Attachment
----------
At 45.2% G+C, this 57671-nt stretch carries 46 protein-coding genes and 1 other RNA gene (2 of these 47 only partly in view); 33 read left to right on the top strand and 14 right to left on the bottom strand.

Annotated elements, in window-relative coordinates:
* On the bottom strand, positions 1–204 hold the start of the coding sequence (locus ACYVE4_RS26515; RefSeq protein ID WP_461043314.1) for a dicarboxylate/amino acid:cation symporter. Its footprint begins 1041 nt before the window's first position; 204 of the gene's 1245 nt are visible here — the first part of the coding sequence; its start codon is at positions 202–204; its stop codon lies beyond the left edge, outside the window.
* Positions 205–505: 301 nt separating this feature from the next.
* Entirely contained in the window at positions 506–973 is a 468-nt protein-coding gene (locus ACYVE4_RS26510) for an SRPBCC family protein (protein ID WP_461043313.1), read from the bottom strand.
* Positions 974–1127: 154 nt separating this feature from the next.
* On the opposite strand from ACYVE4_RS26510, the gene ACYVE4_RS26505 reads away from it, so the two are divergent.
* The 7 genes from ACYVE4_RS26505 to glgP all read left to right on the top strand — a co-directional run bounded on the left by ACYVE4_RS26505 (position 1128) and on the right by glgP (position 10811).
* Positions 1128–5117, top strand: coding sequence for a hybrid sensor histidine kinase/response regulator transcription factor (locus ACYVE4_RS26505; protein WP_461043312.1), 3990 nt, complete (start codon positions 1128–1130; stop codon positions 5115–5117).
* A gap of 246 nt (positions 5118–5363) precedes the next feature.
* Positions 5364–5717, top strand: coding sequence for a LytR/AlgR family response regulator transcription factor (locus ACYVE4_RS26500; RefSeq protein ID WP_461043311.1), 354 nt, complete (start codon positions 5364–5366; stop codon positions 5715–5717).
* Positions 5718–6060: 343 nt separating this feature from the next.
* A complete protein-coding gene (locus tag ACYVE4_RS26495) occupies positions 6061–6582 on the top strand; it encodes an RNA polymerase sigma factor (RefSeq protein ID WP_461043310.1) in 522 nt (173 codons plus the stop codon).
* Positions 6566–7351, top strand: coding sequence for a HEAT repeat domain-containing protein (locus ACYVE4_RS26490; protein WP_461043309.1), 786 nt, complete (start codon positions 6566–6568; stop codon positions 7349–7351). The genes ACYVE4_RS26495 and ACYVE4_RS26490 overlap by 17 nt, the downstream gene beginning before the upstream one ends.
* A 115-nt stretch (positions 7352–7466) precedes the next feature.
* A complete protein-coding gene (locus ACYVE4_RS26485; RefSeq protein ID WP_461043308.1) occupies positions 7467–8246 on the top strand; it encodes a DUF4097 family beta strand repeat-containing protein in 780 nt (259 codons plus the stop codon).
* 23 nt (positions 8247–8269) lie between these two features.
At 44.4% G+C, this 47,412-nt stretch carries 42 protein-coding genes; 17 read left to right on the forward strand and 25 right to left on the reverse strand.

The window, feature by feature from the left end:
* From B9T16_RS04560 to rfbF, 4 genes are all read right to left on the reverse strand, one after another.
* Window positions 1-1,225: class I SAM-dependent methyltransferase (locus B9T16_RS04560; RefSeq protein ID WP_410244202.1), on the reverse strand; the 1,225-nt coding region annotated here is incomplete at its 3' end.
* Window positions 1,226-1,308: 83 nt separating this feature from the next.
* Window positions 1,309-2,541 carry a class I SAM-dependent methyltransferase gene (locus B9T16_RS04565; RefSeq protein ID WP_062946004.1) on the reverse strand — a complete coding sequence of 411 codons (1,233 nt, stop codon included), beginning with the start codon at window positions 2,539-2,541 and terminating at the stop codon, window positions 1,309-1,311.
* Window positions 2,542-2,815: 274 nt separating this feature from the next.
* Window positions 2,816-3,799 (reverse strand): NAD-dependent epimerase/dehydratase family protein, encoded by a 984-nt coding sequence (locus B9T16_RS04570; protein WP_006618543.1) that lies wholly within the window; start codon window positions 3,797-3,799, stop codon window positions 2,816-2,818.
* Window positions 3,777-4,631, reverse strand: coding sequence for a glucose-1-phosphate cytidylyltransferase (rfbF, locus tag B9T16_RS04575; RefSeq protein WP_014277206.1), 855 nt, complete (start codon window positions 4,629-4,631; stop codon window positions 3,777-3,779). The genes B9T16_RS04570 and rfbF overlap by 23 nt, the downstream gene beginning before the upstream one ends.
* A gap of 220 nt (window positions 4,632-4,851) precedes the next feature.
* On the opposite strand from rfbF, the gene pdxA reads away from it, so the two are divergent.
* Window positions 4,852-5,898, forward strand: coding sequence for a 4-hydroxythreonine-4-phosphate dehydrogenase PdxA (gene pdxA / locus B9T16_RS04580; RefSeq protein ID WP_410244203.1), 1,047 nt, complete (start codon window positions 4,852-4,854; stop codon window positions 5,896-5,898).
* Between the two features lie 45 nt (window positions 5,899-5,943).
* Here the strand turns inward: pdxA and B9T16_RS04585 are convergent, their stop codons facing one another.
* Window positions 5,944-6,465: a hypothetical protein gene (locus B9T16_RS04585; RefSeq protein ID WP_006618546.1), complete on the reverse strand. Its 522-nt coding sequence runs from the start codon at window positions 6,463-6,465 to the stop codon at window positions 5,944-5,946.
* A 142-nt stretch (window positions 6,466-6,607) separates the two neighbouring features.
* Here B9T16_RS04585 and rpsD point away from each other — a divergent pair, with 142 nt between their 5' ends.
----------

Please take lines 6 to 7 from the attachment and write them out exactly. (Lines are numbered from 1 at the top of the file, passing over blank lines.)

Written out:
* Positions 974–1127: 154 nt separating this feature from the next.
* On the opposite strand from ACYVE4_RS26510, the gene ACYVE4_RS26505 reads away from it, so the two are divergent.